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by Marcie Kagawa, staff writer

You have some money to play around with and don’t want to see it gaining only minimal interest in a savings account. You could invest it instead.
Most people are afraid to invest during a volatile economy, but the truth is, if you can do it now, you should; there may not be a best time to invest, but now sure is a better time. Michael Cobb, a certified financial planner with the local Prudential Financial office, said: “Buying now means you can buy low and sell high. But too many people do the opposite because they are scared.” And it’s just that mentality that loses many investors opportunities and money.
If you think you are ready to start investing, there are five big factors you must consider.
First, you must determine your investment goals. Why are you investing and what do you hope to get out of it? Answering these questions will help you determine where you stand on the next factor, time. How much time you are willing to let your investments sit before turning them into liquid assets. Do you plan to need the money in a year or can you let it sit for five years, or more?
After this, you need to determine your risk tolerance. Could you handle losing 25 percent, 50 percent, or even 100 percent of your investment over a given period of time? How much can you comfortably risk?
Then decide how much money are you able to invest. Can you spare only a $500 lump sum or $50 a month indefinitely? Either way, over time, will make you money.
Finally, you must consider what kind of role taxes will play in your investment. Do you go with a taxable investment where you must pay taxes on the return every year, or a tax-deferred investment where you only pay taxes after you withdraw your money?
These five factors will help you decide what kinds of investments to make.
Because there are so many different investments to choose from, starting can be a bit confusing. When most people think about investments, the first thing that probably comes to mind is stocks, also called equities. And while stocks are a big part of investing, they are not the only thing to consider.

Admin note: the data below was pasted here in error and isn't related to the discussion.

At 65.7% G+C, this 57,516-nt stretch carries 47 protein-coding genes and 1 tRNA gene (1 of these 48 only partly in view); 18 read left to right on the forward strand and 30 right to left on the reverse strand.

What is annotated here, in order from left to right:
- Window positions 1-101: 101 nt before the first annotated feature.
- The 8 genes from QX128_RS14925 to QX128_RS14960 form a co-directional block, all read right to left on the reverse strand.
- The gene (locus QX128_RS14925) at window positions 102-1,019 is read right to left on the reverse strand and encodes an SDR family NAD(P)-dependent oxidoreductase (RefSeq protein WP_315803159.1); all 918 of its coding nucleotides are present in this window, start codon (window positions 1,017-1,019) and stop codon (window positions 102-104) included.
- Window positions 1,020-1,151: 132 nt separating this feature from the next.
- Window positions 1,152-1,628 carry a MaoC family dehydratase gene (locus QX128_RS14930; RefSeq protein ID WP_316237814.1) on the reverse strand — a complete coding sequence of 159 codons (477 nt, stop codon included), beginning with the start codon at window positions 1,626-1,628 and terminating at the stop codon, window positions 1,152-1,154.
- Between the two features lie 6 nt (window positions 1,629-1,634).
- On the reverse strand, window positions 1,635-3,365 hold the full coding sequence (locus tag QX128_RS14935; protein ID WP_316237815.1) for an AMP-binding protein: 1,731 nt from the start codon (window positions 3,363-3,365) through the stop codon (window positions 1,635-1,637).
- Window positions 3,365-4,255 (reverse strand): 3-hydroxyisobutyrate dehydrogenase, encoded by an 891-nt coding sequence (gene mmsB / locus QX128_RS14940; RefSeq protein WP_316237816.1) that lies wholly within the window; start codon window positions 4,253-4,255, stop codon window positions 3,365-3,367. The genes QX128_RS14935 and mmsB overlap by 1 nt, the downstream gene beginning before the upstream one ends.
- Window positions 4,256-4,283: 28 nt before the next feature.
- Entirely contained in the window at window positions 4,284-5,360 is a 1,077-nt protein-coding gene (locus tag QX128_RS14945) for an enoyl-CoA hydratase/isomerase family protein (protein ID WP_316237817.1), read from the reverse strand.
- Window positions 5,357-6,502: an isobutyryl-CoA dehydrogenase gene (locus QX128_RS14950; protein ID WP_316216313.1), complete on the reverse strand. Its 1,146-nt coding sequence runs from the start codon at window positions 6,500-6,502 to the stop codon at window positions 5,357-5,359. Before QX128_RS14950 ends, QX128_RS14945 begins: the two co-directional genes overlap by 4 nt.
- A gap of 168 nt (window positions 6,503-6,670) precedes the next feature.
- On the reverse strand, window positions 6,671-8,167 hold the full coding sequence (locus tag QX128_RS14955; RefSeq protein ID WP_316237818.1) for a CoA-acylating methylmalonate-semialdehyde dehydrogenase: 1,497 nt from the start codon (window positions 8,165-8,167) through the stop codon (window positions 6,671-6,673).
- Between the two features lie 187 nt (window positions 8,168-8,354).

Two smart investment strategies you can use to help you choose your investments and manage risk are asset allocation and diversification. Marivic Dar, a financial planner and manager of financial services at Prudential, said, “You need to think about different buckets of money because you shouldn’t put all of your money in one bucket.” Taking asset allocation and diversification into consideration will help you determine how to spread your investments between different asset classes in order to take advantage of their fluctuating cycles, and it will spread your total risk out over a number of investments instead of just one.
One diversified investment you may consider is the mutual fund. This is an investment that pools money from different investors to invest in a portfolio generally created by a professional manager according to a specified risk profile and investment goals.
The portfolio itself includes investments from different asset classes, such as corporate stocks, small company stocks, foreign investments, and bonds.
Mutual funds are relatively simple to get into and offer many conveniences. Many can be started with small amounts of money, your gains can be automatically reinvested, and regular statements are provided to help you keep track of your investments.
Another investment to consider is bonds. A bond is a loan to a government or a corporation that you earn interest on. You will receive interest-only payments periodically and receive the original amount of the bond before a specified date. Bonds can mature for up to 30 years, so it is important to choose a bond that fits your time horizon.
A common type of bond many people invest in is the savings bond.
If you want to create your own portfolio, it is easy enough to start buying and trading stocks using an online service such as E*TRADE, TD AMERITRADE, or Fidelity. All you need to do is open an account depending on what kinds of investments you plan to make—you can trade domestically and/or internationally—and you can start investing. Be sure to read the fine print before opening an account, so you you will be aware of any rules you need to abide by and fees you may need to pay.
If you think you will need some guidance in the world of investing, you can always turn to a financial planner or wealth manager. The important thing to remember in investing is that the more you know, the more you will benefit from investing.



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